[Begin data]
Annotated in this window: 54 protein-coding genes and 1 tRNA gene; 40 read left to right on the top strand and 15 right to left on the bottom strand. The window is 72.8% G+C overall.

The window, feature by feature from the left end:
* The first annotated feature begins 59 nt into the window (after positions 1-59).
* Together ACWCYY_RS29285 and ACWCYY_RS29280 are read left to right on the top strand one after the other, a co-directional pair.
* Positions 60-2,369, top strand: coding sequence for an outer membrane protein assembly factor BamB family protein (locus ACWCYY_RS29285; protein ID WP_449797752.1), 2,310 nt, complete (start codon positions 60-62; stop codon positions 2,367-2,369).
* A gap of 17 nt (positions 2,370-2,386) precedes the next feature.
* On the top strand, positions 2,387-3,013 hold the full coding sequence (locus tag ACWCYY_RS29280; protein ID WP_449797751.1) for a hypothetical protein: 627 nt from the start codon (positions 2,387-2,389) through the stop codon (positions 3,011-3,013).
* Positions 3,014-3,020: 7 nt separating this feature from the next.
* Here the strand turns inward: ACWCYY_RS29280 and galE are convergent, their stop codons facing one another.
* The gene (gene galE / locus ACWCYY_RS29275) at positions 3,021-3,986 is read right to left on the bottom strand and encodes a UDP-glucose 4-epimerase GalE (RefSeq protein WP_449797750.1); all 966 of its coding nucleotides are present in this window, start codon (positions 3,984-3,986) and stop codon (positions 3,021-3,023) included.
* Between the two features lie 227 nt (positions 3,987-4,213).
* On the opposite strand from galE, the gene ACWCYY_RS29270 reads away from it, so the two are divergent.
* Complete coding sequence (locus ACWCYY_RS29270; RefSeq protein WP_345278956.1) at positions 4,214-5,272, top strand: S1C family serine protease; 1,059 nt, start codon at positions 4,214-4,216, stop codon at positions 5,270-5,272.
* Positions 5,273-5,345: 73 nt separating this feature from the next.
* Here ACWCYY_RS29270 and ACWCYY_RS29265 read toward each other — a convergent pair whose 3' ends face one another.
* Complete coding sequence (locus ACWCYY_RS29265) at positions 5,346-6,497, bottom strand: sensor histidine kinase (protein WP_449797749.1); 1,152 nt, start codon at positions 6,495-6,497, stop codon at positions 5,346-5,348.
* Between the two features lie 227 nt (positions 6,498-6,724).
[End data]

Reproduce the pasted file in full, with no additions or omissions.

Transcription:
Annotated in this window: 54 protein-coding genes and 1 tRNA gene; 40 read left to right on the top strand and 15 right to left on the bottom strand. The window is 72.8% G+C overall.

The window, feature by feature from the left end:
* The first annotated feature begins 59 nt into the window (after positions 1-59).
* Together ACWCYY_RS29285 and ACWCYY_RS29280 are read left to right on the top strand one after the other, a co-directional pair.
* Positions 60-2,369, top strand: coding sequence for an outer membrane protein assembly factor BamB family protein (locus ACWCYY_RS29285; protein ID WP_449797752.1), 2,310 nt, complete (start codon positions 60-62; stop codon positions 2,367-2,369).
* A gap of 17 nt (positions 2,370-2,386) precedes the next feature.
* On the top strand, positions 2,387-3,013 hold the full coding sequence (locus tag ACWCYY_RS29280; protein ID WP_449797751.1) for a hypothetical protein: 627 nt from the start codon (positions 2,387-2,389) through the stop codon (positions 3,011-3,013).
* Positions 3,014-3,020: 7 nt separating this feature from the next.
* Here the strand turns inward: ACWCYY_RS29280 and galE are convergent, their stop codons facing one another.
* The gene (gene galE / locus ACWCYY_RS29275) at positions 3,021-3,986 is read right to left on the bottom strand and encodes a UDP-glucose 4-epimerase GalE (RefSeq protein WP_449797750.1); all 966 of its coding nucleotides are present in this window, start codon (positions 3,984-3,986) and stop codon (positions 3,021-3,023) included.
* Between the two features lie 227 nt (positions 3,987-4,213).
* On the opposite strand from galE, the gene ACWCYY_RS29270 reads away from it, so the two are divergent.
* Complete coding sequence (locus ACWCYY_RS29270; RefSeq protein WP_345278956.1) at positions 4,214-5,272, top strand: S1C family serine protease; 1,059 nt, start codon at positions 4,214-4,216, stop codon at positions 5,270-5,272.
* Positions 5,273-5,345: 73 nt separating this feature from the next.
* Here ACWCYY_RS29270 and ACWCYY_RS29265 read toward each other — a convergent pair whose 3' ends face one another.
* Complete coding sequence (locus ACWCYY_RS29265) at positions 5,346-6,497, bottom strand: sensor histidine kinase (protein WP_449797749.1); 1,152 nt, start codon at positions 6,495-6,497, stop codon at positions 5,346-5,348.
* Between the two features lie 227 nt (positions 6,498-6,724).